- The Washington Times - Tuesday, March 7, 2000

It is a truism of presidential politics that a successful convention is one from which the party emerges united fired up for the dozen or so weeks prior to the election. There was a time when the convention's first order of business was to select a nominee. That is something generally long settled nowadays, and in fact most commentators myself included, though you'd think we'd have given up predicting by now in this surprising year expect today to be the day when the possibility of dethroning the establishment candidates in each party ceases to exist.

But what then? What have we learned from the primaries about the requirements for party unity?

Inevitably, discussion turns at this point to the question of the vice presidential nominee. Guessing names is a fool's errand. How predictable was Dan Quayle's selection by George Bush? Who guessed Bill Clinton would tap another Southerner, Al Gore? Bob Dole's choice of Jack Kemp was wildly popular with Republicans in the summer of 1996, but no one expected it. There are some things to be gleaned from the primaries, however specifically, in the challenges to the front-runners.

Bill Bradley has been running against Al Gore from the left. The former New Jersey senator's principal line of attack against the vice president is that Mr. Gore arrived rather late in his political career at the core positions of the Democratic Party on a number of issues, especially abortion. In addition, Mr. Bradley has attacked Mr. Gore for insufficiently progressive vision. The portrait Mr. Bradley has painted is one of timidity in the face of political pressure.

The charges do not seem to have wounded the vice president very much. The party understands that Mr. Gore is entirely reliable on pro-choice matters. And if, as a senator from a southern state, he was once less reliable,Democrats have shown themselves willing to make allowances for the political pressures on a Democrat from Tennessee.

Mr. Gore wants the mantle of the center, though. He is heir to President Clinton's "Third Way," New-Democrat mode of governance. Mr. Gore does not wish to be tagged with the old "liberal" label.

Mr. Gore has therefore probably not been too put-off by Mr. Bradley's attacks from the left. They buttress his claim on the center. While many Republicans watching the Democratic debates have formed an impression of two left-wing candidates, in fact one is reliably more left-wing than the other. Mr. Gore is probably not going to be talking about "white skin privilege" during his campaign.

That said, there is a substantial segment of liberal opinion within the Democratic Party for whom the Third Way represents an unwelcome departure from core principles. In the end, Mr. Gore needs to reassure this faction. So while he will want to emphasize his centrist credentials to voters, it seems likely to me that he will want to make sure the liberal wing of the party is as comfortable as possible. It strikes me that in thinking about a vice president, he will look slightly to his left.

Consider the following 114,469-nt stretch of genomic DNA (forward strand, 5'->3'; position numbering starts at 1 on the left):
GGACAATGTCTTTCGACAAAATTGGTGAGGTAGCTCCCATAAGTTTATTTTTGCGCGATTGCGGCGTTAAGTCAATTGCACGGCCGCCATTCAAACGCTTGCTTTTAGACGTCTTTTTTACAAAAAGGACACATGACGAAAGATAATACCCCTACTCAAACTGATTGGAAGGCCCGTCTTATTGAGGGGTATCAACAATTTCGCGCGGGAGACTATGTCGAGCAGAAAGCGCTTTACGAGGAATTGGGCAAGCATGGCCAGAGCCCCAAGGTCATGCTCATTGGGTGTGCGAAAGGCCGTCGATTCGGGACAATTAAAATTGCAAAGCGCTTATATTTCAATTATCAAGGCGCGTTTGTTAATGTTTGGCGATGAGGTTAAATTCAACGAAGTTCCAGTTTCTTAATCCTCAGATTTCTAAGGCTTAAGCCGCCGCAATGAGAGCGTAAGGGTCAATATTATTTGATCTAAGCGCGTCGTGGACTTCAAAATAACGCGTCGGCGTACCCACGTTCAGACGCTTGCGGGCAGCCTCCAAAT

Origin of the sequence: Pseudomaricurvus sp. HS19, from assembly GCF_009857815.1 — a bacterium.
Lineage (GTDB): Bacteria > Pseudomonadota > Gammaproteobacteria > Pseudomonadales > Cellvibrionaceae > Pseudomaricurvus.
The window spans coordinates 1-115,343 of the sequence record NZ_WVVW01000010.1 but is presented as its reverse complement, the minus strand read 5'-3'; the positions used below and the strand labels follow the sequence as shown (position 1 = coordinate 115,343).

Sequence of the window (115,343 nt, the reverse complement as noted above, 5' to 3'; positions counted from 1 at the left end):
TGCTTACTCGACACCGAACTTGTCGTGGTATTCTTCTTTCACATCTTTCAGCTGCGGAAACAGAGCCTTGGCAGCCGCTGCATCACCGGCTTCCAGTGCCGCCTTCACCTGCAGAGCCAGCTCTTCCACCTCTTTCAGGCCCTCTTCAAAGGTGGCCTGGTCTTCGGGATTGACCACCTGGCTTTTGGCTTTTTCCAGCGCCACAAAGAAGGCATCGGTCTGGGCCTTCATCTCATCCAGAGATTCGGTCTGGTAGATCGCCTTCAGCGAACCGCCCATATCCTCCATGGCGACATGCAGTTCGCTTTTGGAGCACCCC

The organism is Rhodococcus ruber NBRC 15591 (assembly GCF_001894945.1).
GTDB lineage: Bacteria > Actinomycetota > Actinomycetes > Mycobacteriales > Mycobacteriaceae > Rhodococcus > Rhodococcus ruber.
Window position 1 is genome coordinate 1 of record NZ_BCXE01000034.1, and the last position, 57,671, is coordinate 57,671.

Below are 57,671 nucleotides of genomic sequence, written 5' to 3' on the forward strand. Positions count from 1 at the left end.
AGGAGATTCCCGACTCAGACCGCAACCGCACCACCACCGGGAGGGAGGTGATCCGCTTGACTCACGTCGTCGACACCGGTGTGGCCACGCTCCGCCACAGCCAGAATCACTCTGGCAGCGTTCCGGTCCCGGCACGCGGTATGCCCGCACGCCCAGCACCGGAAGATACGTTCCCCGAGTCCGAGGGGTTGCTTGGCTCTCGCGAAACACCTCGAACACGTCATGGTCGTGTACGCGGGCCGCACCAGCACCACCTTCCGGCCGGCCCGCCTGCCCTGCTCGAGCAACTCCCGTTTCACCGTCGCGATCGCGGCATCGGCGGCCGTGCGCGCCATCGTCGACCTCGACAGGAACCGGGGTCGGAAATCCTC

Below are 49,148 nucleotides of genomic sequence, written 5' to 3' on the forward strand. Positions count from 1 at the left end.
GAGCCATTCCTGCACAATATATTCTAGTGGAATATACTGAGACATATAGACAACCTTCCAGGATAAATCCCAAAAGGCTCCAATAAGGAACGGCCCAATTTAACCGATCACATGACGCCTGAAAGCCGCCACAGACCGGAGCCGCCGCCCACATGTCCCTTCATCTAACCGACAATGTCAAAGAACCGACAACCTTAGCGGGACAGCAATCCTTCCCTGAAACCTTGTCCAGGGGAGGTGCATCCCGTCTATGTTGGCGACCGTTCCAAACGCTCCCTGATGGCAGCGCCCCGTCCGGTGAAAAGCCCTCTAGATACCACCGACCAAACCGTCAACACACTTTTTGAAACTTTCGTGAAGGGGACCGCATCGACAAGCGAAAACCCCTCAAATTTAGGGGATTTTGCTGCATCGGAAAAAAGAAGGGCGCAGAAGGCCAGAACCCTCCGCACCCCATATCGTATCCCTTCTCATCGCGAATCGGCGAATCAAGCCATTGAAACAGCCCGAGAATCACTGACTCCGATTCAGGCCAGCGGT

On the Republican side, George W. Bush has also faced a challenge from his left. Although John McCain has described himself as a proud Reagan Republican and has a conservative voting record, on policy matters, his sharpest attack on Mr. Bush has been his objection that Mr. Bush would cut taxes for the rich.

In response, Mr. Bush emerged during the primaries as the conservative favorite. This is perhaps not where he wanted to be, given his early emphasis on "compassionate conservatism." He is likely to be returning to that theme in an effort to appeal to some of the independent voters who favored Mr. McCain.

But does that mean Mr. Bush will want a hard-core conservative as a running mate to shore up his right flank as he makes a move to the center? That is a more dubious proposition.

Mr. McCain's attack on Mr. Bush, when it has been effective, has been a little more nuanced than the usual left-right politics. Mr. McCain has been, first and foremost, a candidate promising reform. This led Mr. Bush to counter that he is a "reformer with results." The other strength Mr. McCain brought to the campaign has been a compelling biography his character is unshakable. He has been, indisputably, a man of gravity and seriousness of purpose. Anyone standing next to Mr. McCain would look unheroic by comparison, and Mr. Bush is no exception.

So it is, I think, that whereas Mr. Gore has a political matter to contend with, Mr. Bush has a slightly different problem. For him, uniting and motivating the party are likely to be a matter of buttressing the seriousness of the endeavor. If Mr. Gore needs someone with a good left jab, Mr. Bush needs someone with a good amount of gray hair.

E-mail:

tod.lindberg@heritage.org

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